Sarah Churchill (an ancestor of Winston Churchill) was remarkably blunt and refused to flatter Queen Anne, supposedly lobbing comments so hurtful they would reduce the royal to tears. Despite her tendency to bully, Sarah remained Anne’s closest confidante and often gave political advice. According to Cheyney, “While Anne ruled England, it was … Lady Marlborough who ruled the queen.”

Even today, the Oxford Dictionary of National Biography notes that “Sarah was an excellent business manager, controlling much of the affairs of the court and dealing with correspondence. Those who wanted access to Anne had to deal with Sarah first.”

5. Abigail Masham did get between them.

Baronessa Abigail Masham
Public Domain, Wikimedia Commons

In the early 1700s, Sarah helped Abigail—a cousin who was down on her luck—land a job as a bedchamber woman in Queen Anne’s court. According to Miller, the job description included “handing the queen clothing in the morning as she dressed; pouring water over her hands; changing her bandages; and bringing her bowls of hot chocolate.” Over the next three years, Abigail grew incredibly close with Queen Anne. Meanwhile, Sarah was unaware of their blossoming relationship. The scene in the movie where Abigail poisons Sarah, however, is fictional.

6. Abigail wielded her influence very discreetly—by using a secret code.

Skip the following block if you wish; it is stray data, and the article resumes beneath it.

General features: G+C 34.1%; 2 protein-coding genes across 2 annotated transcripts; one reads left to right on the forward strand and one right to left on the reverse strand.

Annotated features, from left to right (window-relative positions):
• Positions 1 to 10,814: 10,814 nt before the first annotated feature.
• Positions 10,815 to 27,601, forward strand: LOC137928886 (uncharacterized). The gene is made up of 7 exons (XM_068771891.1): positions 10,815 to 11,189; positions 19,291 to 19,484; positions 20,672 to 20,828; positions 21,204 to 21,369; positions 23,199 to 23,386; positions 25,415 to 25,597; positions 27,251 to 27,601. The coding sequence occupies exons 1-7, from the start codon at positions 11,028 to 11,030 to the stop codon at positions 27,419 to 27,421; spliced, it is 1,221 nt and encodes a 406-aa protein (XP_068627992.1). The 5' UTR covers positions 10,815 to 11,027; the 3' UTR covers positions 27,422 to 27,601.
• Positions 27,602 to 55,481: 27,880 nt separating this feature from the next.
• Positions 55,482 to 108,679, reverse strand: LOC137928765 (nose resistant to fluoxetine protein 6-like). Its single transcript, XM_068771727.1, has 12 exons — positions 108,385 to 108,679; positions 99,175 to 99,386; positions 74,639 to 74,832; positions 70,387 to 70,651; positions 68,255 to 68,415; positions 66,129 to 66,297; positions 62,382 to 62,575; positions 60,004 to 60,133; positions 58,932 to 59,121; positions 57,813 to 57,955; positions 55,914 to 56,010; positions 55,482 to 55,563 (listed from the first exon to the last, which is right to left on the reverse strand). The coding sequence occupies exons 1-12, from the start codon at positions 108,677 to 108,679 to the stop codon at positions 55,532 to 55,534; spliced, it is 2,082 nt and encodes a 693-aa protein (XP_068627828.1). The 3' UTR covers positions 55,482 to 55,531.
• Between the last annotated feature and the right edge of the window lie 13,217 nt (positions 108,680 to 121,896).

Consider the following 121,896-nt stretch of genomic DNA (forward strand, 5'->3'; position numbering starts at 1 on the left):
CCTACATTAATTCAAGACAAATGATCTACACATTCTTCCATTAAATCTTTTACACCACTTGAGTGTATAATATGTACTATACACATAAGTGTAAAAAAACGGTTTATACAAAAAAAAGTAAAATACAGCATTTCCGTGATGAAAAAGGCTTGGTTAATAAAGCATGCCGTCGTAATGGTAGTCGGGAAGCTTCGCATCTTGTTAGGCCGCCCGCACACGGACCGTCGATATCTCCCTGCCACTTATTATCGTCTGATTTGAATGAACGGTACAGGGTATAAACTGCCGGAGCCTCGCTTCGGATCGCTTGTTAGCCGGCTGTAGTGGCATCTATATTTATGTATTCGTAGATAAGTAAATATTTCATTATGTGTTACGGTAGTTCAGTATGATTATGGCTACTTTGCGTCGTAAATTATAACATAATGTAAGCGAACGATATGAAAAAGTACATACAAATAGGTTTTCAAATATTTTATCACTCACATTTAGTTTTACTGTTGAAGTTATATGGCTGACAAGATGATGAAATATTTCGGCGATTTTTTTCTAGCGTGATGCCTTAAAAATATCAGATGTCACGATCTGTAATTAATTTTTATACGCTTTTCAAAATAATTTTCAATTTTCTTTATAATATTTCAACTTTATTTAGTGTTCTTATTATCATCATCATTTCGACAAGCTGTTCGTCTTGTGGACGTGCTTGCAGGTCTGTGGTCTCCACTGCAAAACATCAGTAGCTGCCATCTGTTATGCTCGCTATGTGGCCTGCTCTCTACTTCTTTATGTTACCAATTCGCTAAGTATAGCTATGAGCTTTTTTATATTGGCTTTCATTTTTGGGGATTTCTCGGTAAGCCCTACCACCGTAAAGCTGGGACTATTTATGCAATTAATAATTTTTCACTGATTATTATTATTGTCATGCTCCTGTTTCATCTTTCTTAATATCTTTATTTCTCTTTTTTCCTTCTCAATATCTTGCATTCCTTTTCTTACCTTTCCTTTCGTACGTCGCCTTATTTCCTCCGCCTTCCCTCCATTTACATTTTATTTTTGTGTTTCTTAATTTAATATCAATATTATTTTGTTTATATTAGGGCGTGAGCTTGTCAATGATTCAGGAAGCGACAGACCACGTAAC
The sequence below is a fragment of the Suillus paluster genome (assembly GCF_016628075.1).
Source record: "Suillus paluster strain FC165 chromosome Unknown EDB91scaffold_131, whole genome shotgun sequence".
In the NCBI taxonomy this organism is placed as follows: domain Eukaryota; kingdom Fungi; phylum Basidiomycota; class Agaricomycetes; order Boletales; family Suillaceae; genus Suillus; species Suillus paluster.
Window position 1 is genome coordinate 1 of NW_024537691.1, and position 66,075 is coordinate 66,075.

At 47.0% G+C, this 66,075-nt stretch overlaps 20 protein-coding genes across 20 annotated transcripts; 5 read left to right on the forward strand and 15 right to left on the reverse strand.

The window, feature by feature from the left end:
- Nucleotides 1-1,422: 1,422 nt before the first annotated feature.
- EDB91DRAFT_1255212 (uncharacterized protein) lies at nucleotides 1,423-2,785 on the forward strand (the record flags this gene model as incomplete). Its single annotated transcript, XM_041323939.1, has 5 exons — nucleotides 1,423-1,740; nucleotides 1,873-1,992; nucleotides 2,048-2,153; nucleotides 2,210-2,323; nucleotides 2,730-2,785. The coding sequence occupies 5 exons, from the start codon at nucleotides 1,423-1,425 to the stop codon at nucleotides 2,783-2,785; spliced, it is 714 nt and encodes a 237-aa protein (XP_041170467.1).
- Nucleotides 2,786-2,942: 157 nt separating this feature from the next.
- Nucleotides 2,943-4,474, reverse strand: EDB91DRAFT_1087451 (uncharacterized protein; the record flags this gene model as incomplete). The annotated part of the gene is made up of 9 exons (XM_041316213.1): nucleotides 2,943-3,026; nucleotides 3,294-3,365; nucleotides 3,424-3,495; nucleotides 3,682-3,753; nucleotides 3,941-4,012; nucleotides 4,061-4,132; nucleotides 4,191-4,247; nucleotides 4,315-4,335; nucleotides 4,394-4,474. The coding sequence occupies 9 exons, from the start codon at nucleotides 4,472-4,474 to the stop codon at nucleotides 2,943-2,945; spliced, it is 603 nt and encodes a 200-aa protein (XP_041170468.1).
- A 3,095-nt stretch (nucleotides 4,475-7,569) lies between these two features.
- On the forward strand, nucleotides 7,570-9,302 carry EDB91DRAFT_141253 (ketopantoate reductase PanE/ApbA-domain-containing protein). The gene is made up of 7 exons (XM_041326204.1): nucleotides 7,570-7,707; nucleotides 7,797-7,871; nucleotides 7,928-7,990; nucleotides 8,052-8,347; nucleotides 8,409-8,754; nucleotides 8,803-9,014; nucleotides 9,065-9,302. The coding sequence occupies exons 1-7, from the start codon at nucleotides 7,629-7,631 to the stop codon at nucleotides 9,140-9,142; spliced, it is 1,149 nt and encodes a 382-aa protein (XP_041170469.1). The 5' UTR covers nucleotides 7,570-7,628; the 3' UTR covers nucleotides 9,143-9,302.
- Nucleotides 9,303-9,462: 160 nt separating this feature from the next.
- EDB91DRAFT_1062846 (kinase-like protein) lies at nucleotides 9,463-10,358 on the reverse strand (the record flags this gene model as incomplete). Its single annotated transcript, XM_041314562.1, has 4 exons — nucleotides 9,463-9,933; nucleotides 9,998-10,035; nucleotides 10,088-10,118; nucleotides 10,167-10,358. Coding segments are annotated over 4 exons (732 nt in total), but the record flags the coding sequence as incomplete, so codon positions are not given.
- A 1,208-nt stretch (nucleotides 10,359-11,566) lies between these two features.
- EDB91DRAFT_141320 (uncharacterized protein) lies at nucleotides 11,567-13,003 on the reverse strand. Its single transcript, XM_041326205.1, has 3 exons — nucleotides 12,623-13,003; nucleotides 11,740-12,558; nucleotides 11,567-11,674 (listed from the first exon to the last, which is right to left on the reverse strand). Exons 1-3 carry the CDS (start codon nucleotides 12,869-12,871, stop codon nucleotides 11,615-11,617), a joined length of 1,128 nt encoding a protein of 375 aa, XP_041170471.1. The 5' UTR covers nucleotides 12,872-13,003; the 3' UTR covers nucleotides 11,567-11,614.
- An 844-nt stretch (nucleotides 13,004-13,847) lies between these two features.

Sarah and Abigail stood on opposite sides of Britain’s political aisle. Abigail was a Tory (essentially, a royalist). Sarah was a Whig (essentially, a parliamentarian). Early on, when Abigail met with her cousin, Robert Harley, the Earl of Oxford, to talk about how to best wield her political influence, she chose to speak in secret code, “pretending they were gossiping about relatives and referring to Anne by [a] code name,” Miller wrote. (Harley and Marsham's familial relation isn't mentioned in the film.) Abigail would prove to be incredibly influential. According to Sarah, Abigail was so convincing that she “could make the queen stand on her head, if she chose to require it.”

7. Sarah’s downfall began because of a secret dowry.

When Abigail married Samuel Masham in 1707, Queen Anne—who was present for the wedding, as shown in The Favourite—secretly gave her a dowry of £2000 from the privy purse. Sarah, Keeper of the Privy Purse, was shocked and offended that the Queen had made such a payment without her knowledge. This sparked a permanent feud that would eventually lead to Sarah's ouster in 1710.

8. Sarah and Queen Anne did not have a sexual relationship—but the letters are real.

In the movie, Sarah and Anne are involved in a closeted sexual relationship—and Sarah has the love letters to prove it. This is half true: Most historians argue that the two women were not romantically involved. (If you recall those 17 pregnancies, Anne was quite busy with—and devoted to—her husband George.) But Sarah did possess letters from the Queen, written in the passionate, flowery style of a love letter. These sorts of notes were common among female friends at the time and weren’t necessarily romantic in nature.

9. The rumors of Queen Anne’s homosexuality were started … by Sarah.

Sensing the decline of her political influence, Sarah tried blackmailing the Queen, threatening to release these embarrassing private letters. “Such things are in my power that if known … might lose a crown,” she said. Sarah even spread rumors that Anne and Abigail were in a sexual relationship—a rumor perpetuated by this saucy poem: